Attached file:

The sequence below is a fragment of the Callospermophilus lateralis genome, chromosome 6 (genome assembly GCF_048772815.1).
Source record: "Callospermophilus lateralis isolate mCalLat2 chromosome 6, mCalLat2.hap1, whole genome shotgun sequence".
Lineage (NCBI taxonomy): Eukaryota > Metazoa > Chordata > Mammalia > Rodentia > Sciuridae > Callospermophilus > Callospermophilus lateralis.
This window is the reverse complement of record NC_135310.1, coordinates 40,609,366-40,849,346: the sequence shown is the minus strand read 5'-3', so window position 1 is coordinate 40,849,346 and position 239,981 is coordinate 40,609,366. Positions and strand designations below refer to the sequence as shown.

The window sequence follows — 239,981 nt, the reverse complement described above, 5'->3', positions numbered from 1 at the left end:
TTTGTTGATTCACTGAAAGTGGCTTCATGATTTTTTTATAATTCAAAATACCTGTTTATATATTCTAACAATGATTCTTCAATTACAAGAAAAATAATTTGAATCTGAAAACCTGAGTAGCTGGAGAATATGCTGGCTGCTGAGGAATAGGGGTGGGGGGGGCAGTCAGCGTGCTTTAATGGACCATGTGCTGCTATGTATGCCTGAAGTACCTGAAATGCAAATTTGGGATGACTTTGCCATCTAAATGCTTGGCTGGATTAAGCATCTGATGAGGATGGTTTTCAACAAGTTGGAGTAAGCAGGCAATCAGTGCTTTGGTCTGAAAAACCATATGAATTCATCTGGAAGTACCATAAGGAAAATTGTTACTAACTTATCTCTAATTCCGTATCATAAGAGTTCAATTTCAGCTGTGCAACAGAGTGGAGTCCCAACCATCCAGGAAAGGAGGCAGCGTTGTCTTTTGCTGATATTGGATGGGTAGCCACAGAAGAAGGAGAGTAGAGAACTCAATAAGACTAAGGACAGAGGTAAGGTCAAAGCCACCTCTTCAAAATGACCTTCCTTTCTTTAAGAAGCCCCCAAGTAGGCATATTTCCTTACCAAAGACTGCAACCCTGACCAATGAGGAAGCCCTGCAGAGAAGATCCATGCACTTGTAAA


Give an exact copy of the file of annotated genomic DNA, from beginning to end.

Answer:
The sequence below is a fragment of the Callospermophilus lateralis genome, chromosome 6 (genome assembly GCF_048772815.1).
Source record: "Callospermophilus lateralis isolate mCalLat2 chromosome 6, mCalLat2.hap1, whole genome shotgun sequence".
Lineage (NCBI taxonomy): Eukaryota > Metazoa > Chordata > Mammalia > Rodentia > Sciuridae > Callospermophilus > Callospermophilus lateralis.
This window is the reverse complement of record NC_135310.1, coordinates 40,609,366-40,849,346: the sequence shown is the minus strand read 5'-3', so window position 1 is coordinate 40,849,346 and position 239,981 is coordinate 40,609,366. Positions and strand designations below refer to the sequence as shown.

The window sequence follows — 239,981 nt, the reverse complement described above, 5'->3', positions numbered from 1 at the left end:
TTTGTTGATTCACTGAAAGTGGCTTCATGATTTTTTTATAATTCAAAATACCTGTTTATATATTCTAACAATGATTCTTCAATTACAAGAAAAATAATTTGAATCTGAAAACCTGAGTAGCTGGAGAATATGCTGGCTGCTGAGGAATAGGGGTGGGGGGGGCAGTCAGCGTGCTTTAATGGACCATGTGCTGCTATGTATGCCTGAAGTACCTGAAATGCAAATTTGGGATGACTTTGCCATCTAAATGCTTGGCTGGATTAAGCATCTGATGAGGATGGTTTTCAACAAGTTGGAGTAAGCAGGCAATCAGTGCTTTGGTCTGAAAAACCATATGAATTCATCTGGAAGTACCATAAGGAAAATTGTTACTAACTTATCTCTAATTCCGTATCATAAGAGTTCAATTTCAGCTGTGCAACAGAGTGGAGTCCCAACCATCCAGGAAAGGAGGCAGCGTTGTCTTTTGCTGATATTGGATGGGTAGCCACAGAAGAAGGAGAGTAGAGAACTCAATAAGACTAAGGACAGAGGTAAGGTCAAAGCCACCTCTTCAAAATGACCTTCCTTTCTTTAAGAAGCCCCCAAGTAGGCATATTTCCTTACCAAAGACTGCAACCCTGACCAATGAGGAAGCCCTGCAGAGAAGATCCATGCACTTGTAAA